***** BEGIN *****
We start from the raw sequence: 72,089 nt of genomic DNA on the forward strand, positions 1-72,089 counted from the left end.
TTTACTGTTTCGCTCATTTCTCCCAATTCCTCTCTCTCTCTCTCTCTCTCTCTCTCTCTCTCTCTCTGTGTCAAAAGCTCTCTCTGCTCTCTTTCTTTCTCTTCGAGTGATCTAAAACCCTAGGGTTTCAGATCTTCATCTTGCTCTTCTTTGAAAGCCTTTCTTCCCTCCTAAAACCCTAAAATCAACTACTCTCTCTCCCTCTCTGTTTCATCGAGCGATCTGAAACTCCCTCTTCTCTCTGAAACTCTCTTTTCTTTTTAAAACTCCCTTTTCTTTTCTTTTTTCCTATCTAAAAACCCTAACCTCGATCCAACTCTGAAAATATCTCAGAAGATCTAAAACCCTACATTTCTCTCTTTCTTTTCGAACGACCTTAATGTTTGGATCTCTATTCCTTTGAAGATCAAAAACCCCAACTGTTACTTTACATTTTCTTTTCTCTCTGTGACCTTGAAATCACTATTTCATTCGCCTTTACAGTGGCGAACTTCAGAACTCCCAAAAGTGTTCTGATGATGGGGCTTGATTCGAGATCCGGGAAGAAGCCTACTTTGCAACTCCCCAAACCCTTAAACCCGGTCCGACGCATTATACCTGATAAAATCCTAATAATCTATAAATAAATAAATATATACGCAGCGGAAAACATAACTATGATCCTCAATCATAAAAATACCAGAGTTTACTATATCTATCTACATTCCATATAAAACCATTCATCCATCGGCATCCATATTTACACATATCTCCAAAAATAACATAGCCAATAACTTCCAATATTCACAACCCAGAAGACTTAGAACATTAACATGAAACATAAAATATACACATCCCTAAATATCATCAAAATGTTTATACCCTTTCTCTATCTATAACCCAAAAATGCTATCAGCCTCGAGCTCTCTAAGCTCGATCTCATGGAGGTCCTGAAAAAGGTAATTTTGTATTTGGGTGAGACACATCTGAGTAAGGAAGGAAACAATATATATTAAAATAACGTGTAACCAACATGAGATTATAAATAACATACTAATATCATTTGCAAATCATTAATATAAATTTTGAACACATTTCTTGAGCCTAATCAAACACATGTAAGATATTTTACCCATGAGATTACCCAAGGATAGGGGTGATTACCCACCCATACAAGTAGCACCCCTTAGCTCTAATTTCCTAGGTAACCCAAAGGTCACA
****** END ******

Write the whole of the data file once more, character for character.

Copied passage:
We start from the raw sequence: 72,089 nt of genomic DNA on the forward strand, positions 1-72,089 counted from the left end.
TTTACTGTTTCGCTCATTTCTCCCAATTCCTCTCTCTCTCTCTCTCTCTCTCTCTCTCTCTCTCTCTGTGTCAAAAGCTCTCTCTGCTCTCTTTCTTTCTCTTCGAGTGATCTAAAACCCTAGGGTTTCAGATCTTCATCTTGCTCTTCTTTGAAAGCCTTTCTTCCCTCCTAAAACCCTAAAATCAACTACTCTCTCTCCCTCTCTGTTTCATCGAGCGATCTGAAACTCCCTCTTCTCTCTGAAACTCTCTTTTCTTTTTAAAACTCCCTTTTCTTTTCTTTTTTCCTATCTAAAAACCCTAACCTCGATCCAACTCTGAAAATATCTCAGAAGATCTAAAACCCTACATTTCTCTCTTTCTTTTCGAACGACCTTAATGTTTGGATCTCTATTCCTTTGAAGATCAAAAACCCCAACTGTTACTTTACATTTTCTTTTCTCTCTGTGACCTTGAAATCACTATTTCATTCGCCTTTACAGTGGCGAACTTCAGAACTCCCAAAAGTGTTCTGATGATGGGGCTTGATTCGAGATCCGGGAAGAAGCCTACTTTGCAACTCCCCAAACCCTTAAACCCGGTCCGACGCATTATACCTGATAAAATCCTAATAATCTATAAATAAATAAATATATACGCAGCGGAAAACATAACTATGATCCTCAATCATAAAAATACCAGAGTTTACTATATCTATCTACATTCCATATAAAACCATTCATCCATCGGCATCCATATTTACACATATCTCCAAAAATAACATAGCCAATAACTTCCAATATTCACAACCCAGAAGACTTAGAACATTAACATGAAACATAAAATATACACATCCCTAAATATCATCAAAATGTTTATACCCTTTCTCTATCTATAACCCAAAAATGCTATCAGCCTCGAGCTCTCTAAGCTCGATCTCATGGAGGTCCTGAAAAAGGTAATTTTGTATTTGGGTGAGACACATCTGAGTAAGGAAGGAAACAATATATATTAAAATAACGTGTAACCAACATGAGATTATAAATAACATACTAATATCATTTGCAAATCATTAATATAAATTTTGAACACATTTCTTGAGCCTAATCAAACACATGTAAGATATTTTACCCATGAGATTACCCAAGGATAGGGGTGATTACCCACCCATACAAGTAGCACCCCTTAGCTCTAATTTCCTAGGTAACCCAAAGGTCACA